A downward spiral
The US’s plans for Afghanistan suffered a twin blow the other day when the Afghan Taliban broke off the tentative talks with the US in Qatar and Afghan President Hamid Karzai demanded the US and NATO forces leave the rural areas of the country, handing over security duties to the Afghan military and police. The Taliban complain that the US is adopting contradictory positions in the talks, breaking its earlier promises, and seems subject to either confusion or dissembling. Karzai is responding to the horrible incident the other day when a rogue American soldier ran amok and killed 16 Afghan civilians, including women and children.
The Taliban may or may not have legitimate grievances against their purported peace talks ‘partner’, but an additional factor could be the tense anti-foreign forces anger that has gripped Afghanistan since the burning of the Qurans and the civilians’ massacre. Their ostensible ‘breaking off’ the talks (which had barely begun in any case) may reflect a hardening position in the light of the US/NATO forces’ new difficulties in retaining some semblance of respect and acceptance of their presence on their soil by the Afghan people. Karzai’s call for re-deploying the US/NATO forces out of the villages and into their bases comes on the heels of the civilian massacre, but is the latest episode in a long series of demands by Karzai for the foreign forces to avoid night raids and violating local cultural norms by storming into people’s homes.
The US State Department, Defence Secretary Leon Panetta and NATO are all treading furiously in the water to put a brave face on things. The State Department appears to be indulging in wishful thinking when it speculates out loud whether the withdrawal from talks applies to all factions of the Taliban or are there some elements opposed to the withdrawal. Panetta, on an unannounced visit to Afghanistan, still hopes a strategic agreement for US troops to retain a presence in the country after the 2014 withdrawal date is possible, if not probable. NATO has responded to the latest developments by reiterating its aim to hand over security duties to the Afghan force as soon as it is possible or practicable. None of this smacks of a confident stance on a ‘mission’ fast spiralling downwards towards ignominy. While Karzai’s demand could leave the civilian contractors working in the Afghan countryside on development projects vulnerable and at risk, a wholesale pulling out by these contractors would damage not just Afghanistan’s future, it could trigger a string of law suits against the US government by these contractors for breach of contract (which presumably guaranteed security). Any US/NATO withdrawal from the countryside would hand a golden opportunity on a platter to the Taliban to stage their own ‘surge’. Meantime Islamabad seems to be crowing after the Taliban withdrawal from talks: ‘I told you so’. The US’s attempt to bypass both Pakistan and Afghanistan in the talks channel in Qatar brought the latter two countries closer together and although the talks may have stalled for their own reasons, the sense of triumph at least in Islamabad is unmistakable.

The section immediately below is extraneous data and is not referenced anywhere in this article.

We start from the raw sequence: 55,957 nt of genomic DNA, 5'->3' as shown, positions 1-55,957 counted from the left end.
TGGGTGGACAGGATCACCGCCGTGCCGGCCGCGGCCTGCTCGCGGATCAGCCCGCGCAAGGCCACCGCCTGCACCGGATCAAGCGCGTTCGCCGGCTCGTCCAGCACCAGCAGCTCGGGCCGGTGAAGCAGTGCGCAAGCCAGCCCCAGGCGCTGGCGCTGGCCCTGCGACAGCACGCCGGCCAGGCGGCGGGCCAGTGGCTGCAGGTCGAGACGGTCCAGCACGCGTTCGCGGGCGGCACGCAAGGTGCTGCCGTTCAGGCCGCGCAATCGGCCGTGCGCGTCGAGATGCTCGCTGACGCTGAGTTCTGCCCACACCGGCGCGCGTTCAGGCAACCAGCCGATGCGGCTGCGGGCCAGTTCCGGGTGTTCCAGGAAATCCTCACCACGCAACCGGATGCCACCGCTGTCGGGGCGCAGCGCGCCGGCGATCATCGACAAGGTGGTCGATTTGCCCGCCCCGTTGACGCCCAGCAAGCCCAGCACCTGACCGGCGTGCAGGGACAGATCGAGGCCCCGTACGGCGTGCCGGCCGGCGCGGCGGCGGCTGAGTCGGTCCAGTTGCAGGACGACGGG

When historians look back on the wars launched by George Bush in Afghanistan and Iraq, they will inevitable draw comparisons between the two. Some observers feel Afghanistan, which Obama though was a war worth fighting in the US’s security interests, unlike Iraq, for which he had little enthusiasm, is increasingly looking like the last days of the US presence in Iraq. The invasion of Iraq, overthrow and hanging of Saddam Hussein has left the country unstable, struggling to put together a credible and inclusive political system, and staring into an uncertain future. These characteristics, with minor differences, can also be detected in Afghanistan. Obama’s wars may therefore receive as unkind treatment by historians as Bush’s adventurism.